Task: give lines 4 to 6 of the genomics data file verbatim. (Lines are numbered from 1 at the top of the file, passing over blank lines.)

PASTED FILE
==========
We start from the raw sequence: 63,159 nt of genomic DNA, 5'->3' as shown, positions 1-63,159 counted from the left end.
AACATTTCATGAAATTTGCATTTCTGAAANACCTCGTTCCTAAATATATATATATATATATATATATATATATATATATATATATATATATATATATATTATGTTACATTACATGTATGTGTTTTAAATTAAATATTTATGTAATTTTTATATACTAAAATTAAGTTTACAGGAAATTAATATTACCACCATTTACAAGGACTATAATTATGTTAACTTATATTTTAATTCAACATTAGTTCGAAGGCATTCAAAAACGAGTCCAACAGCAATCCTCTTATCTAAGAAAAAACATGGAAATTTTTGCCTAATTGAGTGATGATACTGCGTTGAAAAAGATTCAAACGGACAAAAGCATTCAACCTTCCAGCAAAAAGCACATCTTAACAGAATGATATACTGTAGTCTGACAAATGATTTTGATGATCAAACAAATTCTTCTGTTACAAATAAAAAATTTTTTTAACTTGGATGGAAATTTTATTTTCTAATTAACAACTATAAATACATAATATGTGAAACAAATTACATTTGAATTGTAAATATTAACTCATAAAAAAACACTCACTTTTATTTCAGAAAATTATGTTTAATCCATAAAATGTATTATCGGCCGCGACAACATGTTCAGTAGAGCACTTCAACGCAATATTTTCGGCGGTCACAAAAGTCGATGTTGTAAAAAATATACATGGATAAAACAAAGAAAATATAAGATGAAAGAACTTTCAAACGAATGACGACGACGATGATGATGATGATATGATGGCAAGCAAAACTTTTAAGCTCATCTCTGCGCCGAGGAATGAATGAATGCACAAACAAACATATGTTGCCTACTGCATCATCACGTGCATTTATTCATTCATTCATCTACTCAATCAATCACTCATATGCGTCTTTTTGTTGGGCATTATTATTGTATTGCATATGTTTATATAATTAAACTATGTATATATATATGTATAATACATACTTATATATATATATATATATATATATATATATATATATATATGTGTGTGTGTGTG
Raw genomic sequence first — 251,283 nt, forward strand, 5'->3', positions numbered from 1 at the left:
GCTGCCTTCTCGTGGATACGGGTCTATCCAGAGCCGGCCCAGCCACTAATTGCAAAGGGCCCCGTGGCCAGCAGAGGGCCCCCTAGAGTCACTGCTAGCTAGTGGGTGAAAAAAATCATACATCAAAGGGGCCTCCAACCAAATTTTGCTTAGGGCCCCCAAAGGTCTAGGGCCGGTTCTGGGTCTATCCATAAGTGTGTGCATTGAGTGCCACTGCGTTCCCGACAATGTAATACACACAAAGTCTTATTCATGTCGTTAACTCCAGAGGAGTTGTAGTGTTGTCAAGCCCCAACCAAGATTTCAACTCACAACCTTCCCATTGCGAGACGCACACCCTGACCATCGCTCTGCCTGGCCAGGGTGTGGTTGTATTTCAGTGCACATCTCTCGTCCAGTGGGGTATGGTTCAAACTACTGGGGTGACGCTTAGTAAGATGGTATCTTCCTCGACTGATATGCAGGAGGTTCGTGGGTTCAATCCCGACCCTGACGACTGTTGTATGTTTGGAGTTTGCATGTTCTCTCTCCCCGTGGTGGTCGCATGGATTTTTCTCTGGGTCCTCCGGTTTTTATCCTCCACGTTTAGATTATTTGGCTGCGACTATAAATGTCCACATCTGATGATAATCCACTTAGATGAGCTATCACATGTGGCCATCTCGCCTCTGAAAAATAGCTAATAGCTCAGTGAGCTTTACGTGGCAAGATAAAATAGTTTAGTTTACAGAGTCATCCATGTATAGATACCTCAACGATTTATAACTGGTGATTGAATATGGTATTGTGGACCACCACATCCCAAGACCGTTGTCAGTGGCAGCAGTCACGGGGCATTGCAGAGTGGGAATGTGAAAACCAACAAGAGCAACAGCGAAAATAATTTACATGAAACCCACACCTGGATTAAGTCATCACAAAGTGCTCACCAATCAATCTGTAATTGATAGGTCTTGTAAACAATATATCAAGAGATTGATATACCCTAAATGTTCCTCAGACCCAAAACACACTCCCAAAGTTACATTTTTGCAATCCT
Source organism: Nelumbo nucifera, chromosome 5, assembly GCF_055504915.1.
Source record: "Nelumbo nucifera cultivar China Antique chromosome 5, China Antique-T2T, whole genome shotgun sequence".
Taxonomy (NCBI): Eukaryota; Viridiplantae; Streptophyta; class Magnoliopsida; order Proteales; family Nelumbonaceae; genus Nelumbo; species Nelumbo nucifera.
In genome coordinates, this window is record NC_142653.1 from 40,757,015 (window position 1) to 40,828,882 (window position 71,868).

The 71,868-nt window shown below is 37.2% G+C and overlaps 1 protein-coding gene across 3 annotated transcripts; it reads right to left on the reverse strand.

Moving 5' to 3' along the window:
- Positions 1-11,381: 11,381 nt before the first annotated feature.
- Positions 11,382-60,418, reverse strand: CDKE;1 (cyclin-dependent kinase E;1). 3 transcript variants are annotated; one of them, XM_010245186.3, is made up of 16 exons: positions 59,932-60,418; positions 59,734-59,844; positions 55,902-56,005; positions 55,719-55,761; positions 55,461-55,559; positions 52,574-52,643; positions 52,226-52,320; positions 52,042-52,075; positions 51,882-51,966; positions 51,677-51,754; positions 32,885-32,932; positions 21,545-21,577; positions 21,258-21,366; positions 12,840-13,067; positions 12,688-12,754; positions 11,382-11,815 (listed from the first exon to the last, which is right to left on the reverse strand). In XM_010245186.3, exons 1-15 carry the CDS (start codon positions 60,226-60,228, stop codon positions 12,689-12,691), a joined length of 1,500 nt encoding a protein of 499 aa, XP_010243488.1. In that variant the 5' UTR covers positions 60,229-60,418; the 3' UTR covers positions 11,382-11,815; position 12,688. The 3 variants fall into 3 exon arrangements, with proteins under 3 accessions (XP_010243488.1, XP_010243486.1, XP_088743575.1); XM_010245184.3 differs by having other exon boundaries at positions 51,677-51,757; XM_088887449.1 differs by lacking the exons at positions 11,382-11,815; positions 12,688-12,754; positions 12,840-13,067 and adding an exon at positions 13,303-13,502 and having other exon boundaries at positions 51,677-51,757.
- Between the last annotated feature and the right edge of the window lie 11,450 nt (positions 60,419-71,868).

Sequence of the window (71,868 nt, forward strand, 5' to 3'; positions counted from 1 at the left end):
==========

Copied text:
GCTGCCTTCTCGTGGATACGGGTCTATCCAGAGCCGGCCCAGCCACTAATTGCAAAGGGCCCCGTGGCCAGCAGAGGGCCCCCTAGAGTCACTGCTAGCTAGTGGGTGAAAAAAATCATACATCAAAGGGGCCTCCAACCAAATTTTGCTTAGGGCCCCCAAAGGTCTAGGGCCGGTTCTGGGTCTATCCATAAGTGTGTGCATTGAGTGCCACTGCGTTCCCGACAATGTAATACACACAAAGTCTTATTCATGTCGTTAACTCCAGAGGAGTTGTAGTGTTGTCAAGCCCCAACCAAGATTTCAACTCACAACCTTCCCATTGCGAGACGCACACCCTGACCATCGCTCTGCCTGGCCAGGGTGTGGTTGTATTTCAGTGCACATCTCTCGTCCAGTGGGGTATGGTTCAAACTACTGGGGTGACGCTTAGTAAGATGGTATCTTCCTCGACTGATATGCAGGAGGTTCGTGGGTTCAATCCCGACCCTGACGACTGTTGTATGTTTGGAGTTTGCATGTTCTCTCTCCCCGTGGTGGTCGCATGGATTTTTCTCTGGGTCCTCCGGTTTTTATCCTCCACGTTTAGATTATTTGGCTGCGACTATAAATGTCCACATCTGATGATAATCCACTTAGATGAGCTATCACATGTGGCCATCTCGCCTCTGAAAAATAGCTAATAGCTCAGTGAGCTTTACGTGGCAAGATAAAATAGTTTAGTTTACAGAGTCATCCATGTATAGATACCTCAACGATTTATAACTGGTGATTGAATATGGTATTGTGGACCACCACATCCCAAGACCGTTGTCAGTGGCAGCAGTCACGGGGCATTGCAGAGTGGGAATGTGAAAACCAACAAGAGCAACAGCGAAAATAATTTACATGAAACCCACACCTGGATTAAGTCATCACAAAGTGCTCACCAATCAATCTGTAATTGATAGGTCTTGTAAACAATATATCAAGAGATTGATATACCCTAAATGTTCCTCAGACCCAAAACACACTCCCAAAGTTACATTTTTGCAATCCT
Source organism: Nelumbo nucifera, chromosome 5, assembly GCF_055504915.1.
Source record: "Nelumbo nucifera cultivar China Antique chromosome 5, China Antique-T2T, whole genome shotgun sequence".